I found a good article on what makes a good 4GL. Read that article, and then I'll explain why filePro is a bad 4GL.
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- filePro's definition is not independent of hardware or operating system. In fact, it is known to behave differently on MS Windows than on various versions of unix. In fact, code must often be altered to migrate between platforms--and this is after you've purchased the extra licenses to move it in the first place.
- filePro's definition is standardized, but hidden, so it is impossible to tell if the compiler on a given platform fully complies with the standard.
- filePro does not support software engineering technology, it does not prohibit nor discourage poor practices, and doesn't really help in maintenance. It doesn't integrate with source-control systems, it bundles data and code into the same directories, and it cannot pass arguments to subroutines. Furthermore, it has no provisions for anything approaching object orientation.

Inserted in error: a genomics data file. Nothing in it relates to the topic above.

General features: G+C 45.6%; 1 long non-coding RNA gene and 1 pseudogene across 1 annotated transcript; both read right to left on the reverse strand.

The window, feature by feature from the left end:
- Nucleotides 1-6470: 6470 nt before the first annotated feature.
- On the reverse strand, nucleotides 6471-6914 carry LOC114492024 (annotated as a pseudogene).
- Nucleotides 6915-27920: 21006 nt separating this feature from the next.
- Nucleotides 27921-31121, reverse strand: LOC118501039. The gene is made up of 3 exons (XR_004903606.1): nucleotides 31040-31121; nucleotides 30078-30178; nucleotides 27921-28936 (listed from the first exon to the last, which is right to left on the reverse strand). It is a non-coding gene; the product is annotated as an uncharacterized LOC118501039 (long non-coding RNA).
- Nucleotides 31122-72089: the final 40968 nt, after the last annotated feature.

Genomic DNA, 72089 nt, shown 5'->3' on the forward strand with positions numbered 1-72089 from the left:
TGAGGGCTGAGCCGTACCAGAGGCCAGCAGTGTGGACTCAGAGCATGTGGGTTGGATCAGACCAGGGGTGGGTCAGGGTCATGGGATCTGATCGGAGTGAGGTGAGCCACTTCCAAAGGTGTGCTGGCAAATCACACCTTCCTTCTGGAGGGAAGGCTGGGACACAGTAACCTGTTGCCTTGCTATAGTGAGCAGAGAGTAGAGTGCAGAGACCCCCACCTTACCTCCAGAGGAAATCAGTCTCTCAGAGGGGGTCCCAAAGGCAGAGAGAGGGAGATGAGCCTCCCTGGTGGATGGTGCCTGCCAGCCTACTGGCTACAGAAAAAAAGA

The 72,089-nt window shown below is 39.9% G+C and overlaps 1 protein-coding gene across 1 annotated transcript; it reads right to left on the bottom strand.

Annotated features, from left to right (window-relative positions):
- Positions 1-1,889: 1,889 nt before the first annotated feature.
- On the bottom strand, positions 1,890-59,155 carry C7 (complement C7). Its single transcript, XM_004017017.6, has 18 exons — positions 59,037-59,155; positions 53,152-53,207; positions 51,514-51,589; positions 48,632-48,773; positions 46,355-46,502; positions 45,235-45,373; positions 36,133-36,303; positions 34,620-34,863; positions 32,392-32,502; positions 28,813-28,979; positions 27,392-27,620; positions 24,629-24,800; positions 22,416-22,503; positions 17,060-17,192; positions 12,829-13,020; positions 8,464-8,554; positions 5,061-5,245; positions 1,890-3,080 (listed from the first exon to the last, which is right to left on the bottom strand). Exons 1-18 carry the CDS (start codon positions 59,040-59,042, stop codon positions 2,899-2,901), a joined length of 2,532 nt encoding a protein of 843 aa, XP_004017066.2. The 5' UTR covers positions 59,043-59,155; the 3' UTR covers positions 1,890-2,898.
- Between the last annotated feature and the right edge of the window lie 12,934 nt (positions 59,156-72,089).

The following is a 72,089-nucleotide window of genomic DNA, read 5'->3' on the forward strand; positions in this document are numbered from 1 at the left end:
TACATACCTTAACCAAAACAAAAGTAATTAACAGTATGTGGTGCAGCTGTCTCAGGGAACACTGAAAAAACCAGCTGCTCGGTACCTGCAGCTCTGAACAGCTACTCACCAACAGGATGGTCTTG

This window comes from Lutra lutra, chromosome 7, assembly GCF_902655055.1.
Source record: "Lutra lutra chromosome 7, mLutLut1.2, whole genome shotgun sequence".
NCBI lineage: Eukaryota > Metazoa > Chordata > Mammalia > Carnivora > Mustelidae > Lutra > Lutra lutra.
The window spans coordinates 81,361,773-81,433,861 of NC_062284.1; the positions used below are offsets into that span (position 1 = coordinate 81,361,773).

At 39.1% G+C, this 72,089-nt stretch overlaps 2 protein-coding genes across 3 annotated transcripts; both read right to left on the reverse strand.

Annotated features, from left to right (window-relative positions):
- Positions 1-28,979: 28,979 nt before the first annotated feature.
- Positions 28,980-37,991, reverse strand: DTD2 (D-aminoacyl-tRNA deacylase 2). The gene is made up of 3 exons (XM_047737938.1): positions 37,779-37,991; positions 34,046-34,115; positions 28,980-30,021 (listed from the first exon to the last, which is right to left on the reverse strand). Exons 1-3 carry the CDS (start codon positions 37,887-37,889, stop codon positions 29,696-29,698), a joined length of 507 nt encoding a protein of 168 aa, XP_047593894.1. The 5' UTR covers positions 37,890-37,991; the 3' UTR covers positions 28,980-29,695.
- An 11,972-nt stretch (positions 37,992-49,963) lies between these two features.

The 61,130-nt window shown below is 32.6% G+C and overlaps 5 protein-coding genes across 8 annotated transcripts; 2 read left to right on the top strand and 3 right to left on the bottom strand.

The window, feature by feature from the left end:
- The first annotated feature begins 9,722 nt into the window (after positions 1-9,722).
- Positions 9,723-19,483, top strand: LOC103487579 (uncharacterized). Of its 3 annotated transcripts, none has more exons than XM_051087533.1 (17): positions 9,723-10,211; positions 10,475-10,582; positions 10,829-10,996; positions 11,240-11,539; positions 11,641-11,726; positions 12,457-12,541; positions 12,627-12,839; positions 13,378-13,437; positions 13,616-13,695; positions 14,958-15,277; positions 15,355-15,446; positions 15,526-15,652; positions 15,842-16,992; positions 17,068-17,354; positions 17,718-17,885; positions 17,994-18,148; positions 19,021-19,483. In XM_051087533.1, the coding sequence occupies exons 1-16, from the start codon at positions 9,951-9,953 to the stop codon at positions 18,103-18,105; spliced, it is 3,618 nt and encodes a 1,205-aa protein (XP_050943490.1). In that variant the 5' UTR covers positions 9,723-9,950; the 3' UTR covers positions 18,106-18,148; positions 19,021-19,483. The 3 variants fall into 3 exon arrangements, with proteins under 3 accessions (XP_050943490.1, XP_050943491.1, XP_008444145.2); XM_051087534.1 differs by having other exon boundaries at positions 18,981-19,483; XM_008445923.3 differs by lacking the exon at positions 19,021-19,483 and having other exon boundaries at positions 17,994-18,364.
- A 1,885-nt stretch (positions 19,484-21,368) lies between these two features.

- filePro does support the application domain of interest: it is a rapid way to do simple "database" queries, though it lacks the features of a real database.
- does filePro support the required level of system reliability and safety? Some errors are handled only at runtime, but this is generally a feature of bad programming.
- filePro's compiler implementations are nowhere near the current state of technology. See point #3.
- filePro's development environment has not changed in 20 years. In the editor window, one can view exactly 6 statements, and there is no provision for code indenting. Ugly. One cannot resize the code window to dimensions other than 24x80, and colors are fixed.